If you dare say she's a "kick-arse female" detective, more likely than not you'd get a stare, and then, if you are lucky, a brilliant smile.
Bonnie Harris may have put a few cracks in the glass ceiling along the way, but she doesn't look at it that way
A female cop? Yep.
"It's just my job," she said matter-of-factly.
Harris blends in just fine at the Mt. Juliet Police Department. Her colleagues are like brothers. They have each other's backs, and it's like any other day at the office. Except, Harris' office is usually her patrol car, and for years it was the third shift when things can get a little colorful even on the not-so-mean streets of Watertown and Mt. Juliet.
Harris was the lead detective in what might be Mt. Juliet's most notorious and tragic child abuse case in 2009. She led the case that was a milestone in her life and put "an offender away for life."
"My daughter Emma was 2 at the time," she said.
In the end, Mt. Juliet pediatrician Deborah Mark was found guilty of murdering her own adopted daughter in what headlines screamed "a fit of frustration." Both Mr. and Mrs. Mark are in jail; Deborah for life.
And while Harris is not defined by this landmark local case, it somewhat sums up her life, one dedicated to solving domestic and other cases. For two years, from December 2004 to 2006, Harris' career at the MJPD was dedicated to working on domestic violence cases. She got the opportunity through a grant given to the department. It wasn't pretty. It was eye-opening and extremely satisfying at times when justice won out.
She works the day shift now and recently was at the scene when an undercover case revealed a substantial drug operation. Harris graduated from police academy in June of 2000. However, she started her law enforcement career in 1998 in Watertown. Her dad was an Army man, and they moved a lot.
She was a self-admitted "redneck" at Lebanon High School, meaning she wore flannel shirts and cowboy boots and shunned the trending styles at the time.
How she got to be a detective was sort of a fluke. She knew college wasn't for her and went into the Marines because, "I like a challenge."
After 63 days she had to leave on a medical discharge.
"I was so disappointed," she recalled. "I had to call my dad. He's a pretty stern and strong man. But I was totally supported."
Her brother told her about a job opening at the Watertown Police Department. That's when she might have gotten a bump on her head hitting the glass ceiling. But only a small bump.
"I interviewed," she said. "Sort of told I 'didn't fit in,' and my looks might bring some problems."
She sat straight up, "You mean you won't hire me?!"
"He saw how peeved I was and hired me on the spot," said Harris.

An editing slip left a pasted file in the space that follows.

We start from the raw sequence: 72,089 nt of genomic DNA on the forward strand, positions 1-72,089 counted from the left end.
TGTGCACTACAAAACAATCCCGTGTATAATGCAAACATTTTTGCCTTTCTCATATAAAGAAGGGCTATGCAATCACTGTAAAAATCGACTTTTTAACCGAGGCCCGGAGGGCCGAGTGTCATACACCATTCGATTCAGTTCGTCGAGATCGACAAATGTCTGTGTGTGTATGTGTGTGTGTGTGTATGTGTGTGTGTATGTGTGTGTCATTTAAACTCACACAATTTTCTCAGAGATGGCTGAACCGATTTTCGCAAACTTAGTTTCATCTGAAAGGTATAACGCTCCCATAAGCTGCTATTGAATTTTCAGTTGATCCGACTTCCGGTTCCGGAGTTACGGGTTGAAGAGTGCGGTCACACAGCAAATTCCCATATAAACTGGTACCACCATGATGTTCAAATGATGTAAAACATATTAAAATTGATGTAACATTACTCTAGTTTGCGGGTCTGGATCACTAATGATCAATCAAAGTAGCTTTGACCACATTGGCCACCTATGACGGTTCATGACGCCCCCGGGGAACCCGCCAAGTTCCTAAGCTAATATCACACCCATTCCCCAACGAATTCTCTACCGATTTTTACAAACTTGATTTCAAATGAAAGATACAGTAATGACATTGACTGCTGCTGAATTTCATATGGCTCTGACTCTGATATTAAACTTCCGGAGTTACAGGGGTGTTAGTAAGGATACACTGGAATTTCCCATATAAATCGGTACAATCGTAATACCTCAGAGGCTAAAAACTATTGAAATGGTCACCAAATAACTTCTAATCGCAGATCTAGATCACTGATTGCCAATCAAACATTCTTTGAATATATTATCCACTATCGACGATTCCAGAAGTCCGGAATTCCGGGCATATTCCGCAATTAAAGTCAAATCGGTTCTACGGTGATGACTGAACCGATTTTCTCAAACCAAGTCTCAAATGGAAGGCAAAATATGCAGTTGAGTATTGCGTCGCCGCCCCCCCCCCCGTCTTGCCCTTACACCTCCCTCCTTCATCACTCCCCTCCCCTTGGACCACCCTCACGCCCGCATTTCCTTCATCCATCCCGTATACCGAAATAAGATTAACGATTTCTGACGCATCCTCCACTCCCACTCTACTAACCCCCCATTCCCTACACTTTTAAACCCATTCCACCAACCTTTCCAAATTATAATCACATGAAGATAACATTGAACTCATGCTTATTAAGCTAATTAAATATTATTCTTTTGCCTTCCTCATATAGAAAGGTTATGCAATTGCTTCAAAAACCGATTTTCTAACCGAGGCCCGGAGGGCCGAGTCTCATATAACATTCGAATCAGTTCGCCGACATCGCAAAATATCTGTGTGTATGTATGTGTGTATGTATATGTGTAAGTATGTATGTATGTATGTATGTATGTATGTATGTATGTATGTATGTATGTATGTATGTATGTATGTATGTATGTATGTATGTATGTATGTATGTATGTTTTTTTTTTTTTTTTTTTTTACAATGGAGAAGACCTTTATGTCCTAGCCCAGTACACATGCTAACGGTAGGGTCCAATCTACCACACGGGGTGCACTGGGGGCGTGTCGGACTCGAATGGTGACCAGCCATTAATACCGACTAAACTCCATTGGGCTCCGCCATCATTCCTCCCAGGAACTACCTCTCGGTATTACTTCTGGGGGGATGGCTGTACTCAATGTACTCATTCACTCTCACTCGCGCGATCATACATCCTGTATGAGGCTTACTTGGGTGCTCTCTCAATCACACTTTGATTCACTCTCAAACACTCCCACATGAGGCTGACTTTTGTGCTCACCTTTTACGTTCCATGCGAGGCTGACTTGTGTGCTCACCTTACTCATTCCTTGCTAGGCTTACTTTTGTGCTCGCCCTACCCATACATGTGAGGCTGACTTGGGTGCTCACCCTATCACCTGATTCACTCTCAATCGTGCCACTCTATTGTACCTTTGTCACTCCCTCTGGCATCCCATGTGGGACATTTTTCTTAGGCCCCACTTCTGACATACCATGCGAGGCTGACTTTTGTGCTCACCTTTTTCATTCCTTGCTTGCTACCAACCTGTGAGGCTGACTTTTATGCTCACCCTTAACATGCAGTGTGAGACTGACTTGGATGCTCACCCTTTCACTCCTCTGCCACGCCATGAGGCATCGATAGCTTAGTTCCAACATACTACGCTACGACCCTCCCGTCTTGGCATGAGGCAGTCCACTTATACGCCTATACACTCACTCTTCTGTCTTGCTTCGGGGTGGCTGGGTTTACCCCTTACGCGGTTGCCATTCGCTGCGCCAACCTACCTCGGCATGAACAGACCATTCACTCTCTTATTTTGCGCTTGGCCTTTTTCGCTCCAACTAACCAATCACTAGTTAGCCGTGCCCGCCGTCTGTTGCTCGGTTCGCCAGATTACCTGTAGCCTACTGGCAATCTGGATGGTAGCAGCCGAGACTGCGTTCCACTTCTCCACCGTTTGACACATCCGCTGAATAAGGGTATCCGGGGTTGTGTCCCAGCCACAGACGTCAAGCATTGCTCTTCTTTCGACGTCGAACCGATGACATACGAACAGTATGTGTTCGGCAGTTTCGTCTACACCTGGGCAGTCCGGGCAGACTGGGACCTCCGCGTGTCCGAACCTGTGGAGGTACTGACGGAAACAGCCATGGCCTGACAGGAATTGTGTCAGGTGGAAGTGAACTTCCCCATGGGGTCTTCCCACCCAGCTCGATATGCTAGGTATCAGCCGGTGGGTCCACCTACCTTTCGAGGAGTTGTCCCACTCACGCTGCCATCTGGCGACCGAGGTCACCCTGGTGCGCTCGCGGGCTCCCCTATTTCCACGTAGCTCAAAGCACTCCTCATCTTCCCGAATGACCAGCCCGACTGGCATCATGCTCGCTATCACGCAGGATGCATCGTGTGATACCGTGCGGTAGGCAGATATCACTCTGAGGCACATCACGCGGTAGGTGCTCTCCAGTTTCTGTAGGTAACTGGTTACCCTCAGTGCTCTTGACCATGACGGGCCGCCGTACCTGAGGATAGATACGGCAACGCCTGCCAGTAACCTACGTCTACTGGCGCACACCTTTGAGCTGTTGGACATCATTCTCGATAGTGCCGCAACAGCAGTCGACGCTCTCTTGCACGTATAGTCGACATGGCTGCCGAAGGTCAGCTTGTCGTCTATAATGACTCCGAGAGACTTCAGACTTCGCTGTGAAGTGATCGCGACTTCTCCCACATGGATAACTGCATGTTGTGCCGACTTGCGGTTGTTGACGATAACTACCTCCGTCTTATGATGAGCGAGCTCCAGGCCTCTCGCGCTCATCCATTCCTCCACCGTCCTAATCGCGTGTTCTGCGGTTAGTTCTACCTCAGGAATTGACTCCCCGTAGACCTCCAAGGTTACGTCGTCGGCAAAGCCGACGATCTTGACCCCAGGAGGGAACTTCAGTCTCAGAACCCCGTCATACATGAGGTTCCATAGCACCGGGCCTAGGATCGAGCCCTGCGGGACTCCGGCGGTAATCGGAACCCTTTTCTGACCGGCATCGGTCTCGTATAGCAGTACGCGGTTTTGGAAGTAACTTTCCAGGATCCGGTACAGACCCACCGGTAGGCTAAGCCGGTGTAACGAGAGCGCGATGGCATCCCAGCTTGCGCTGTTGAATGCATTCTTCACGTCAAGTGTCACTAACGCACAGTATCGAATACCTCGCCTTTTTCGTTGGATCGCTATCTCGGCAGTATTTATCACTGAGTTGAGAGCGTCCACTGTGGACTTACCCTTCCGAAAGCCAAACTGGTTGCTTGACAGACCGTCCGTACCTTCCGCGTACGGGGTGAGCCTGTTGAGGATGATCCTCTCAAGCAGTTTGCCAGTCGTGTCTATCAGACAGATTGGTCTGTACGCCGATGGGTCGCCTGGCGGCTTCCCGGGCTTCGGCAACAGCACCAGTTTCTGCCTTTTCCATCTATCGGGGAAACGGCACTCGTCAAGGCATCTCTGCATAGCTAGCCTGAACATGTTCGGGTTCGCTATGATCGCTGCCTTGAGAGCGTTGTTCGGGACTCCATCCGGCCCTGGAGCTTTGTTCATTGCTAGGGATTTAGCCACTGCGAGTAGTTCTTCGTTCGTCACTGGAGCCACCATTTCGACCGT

She got the nickname RoboCop, later shortened to Robo with another 'B' word tagged on. No, it was not "Bonnie." At age 21 she was on third shift and at that time patrolled alone. Her skin got really thick, really fast, and she gained trust and respect as a newbie.
"They had my back for sure," she said.
There were tons of DUI's, traffic stops and domestic disturbances - the usual fare between 10 p.m. and 6 a.m. Her brother was also a cop there and worked security at the time and heard a call over the police scanner for backup. It was his sister. He wheeled in to back her up, and while he was arguing over the call, she got the bad guy who happened to be drunk.
Harris made her way to West Tennessee where she went into investigations, but she missed her family, nieces and nephews. During her stint there she posed as an undercover college student and cracked a date rape case.
"I wanted to come back home," she said. "Mt. Juliet is where I wanted to be."
Current City Manager Kenneth Martin was then the police chief and hired her. Domestics were her specialty and she "took everything personally," which made her good at her job. One case was a man who beat his wife with a 2 x 4.
These days this lady cop (she would cringe at the word "lady"), works on the day shift. Her latest case involved shutting down a $20,000 credit card scam. Her daughter turns 8 next month, and Harris allows herself to be feminine around her. But, not at work.
"She's [daughter] very proud to talk about what I do for a living," she said quietly. "She knows sometimes I have to work late."
Harris is quite an impressive role model and shrugs when she thinks of the stereotypes often portrayed on television and in the movies.
"No, I don't get scared on my job, all of us women need a thick skin," she said. "We have to let things roll off and move forward. We can be girly when we want."
She wasn't "girly" at a time she came close to being scared. On one domestic call the person who was being abused used her as a shield.
"That wasn't fun," she said. "He [abuser] was a big man, and I was there alone. I drew my weapon to get him to stop charging, and I was afraid he would not comply. But, he knew I was serous and complied. Now that was a scary moment."
It ended up without incident, except for another layer of skin.
Harris said, outside of work, daughter Emma is her "world." She spends all her spare time with her and, when she gets a breather, she simply loves to be outside, at the lake or spending time with family and friends.
"I love my career," she said. "I'm going to retire as a cop when I'm 70."
Harris did admit it took her a long time to disassociate herself from work when not on the beat.
"It's all been worth it," she said. "I wouldn't trade it for anything."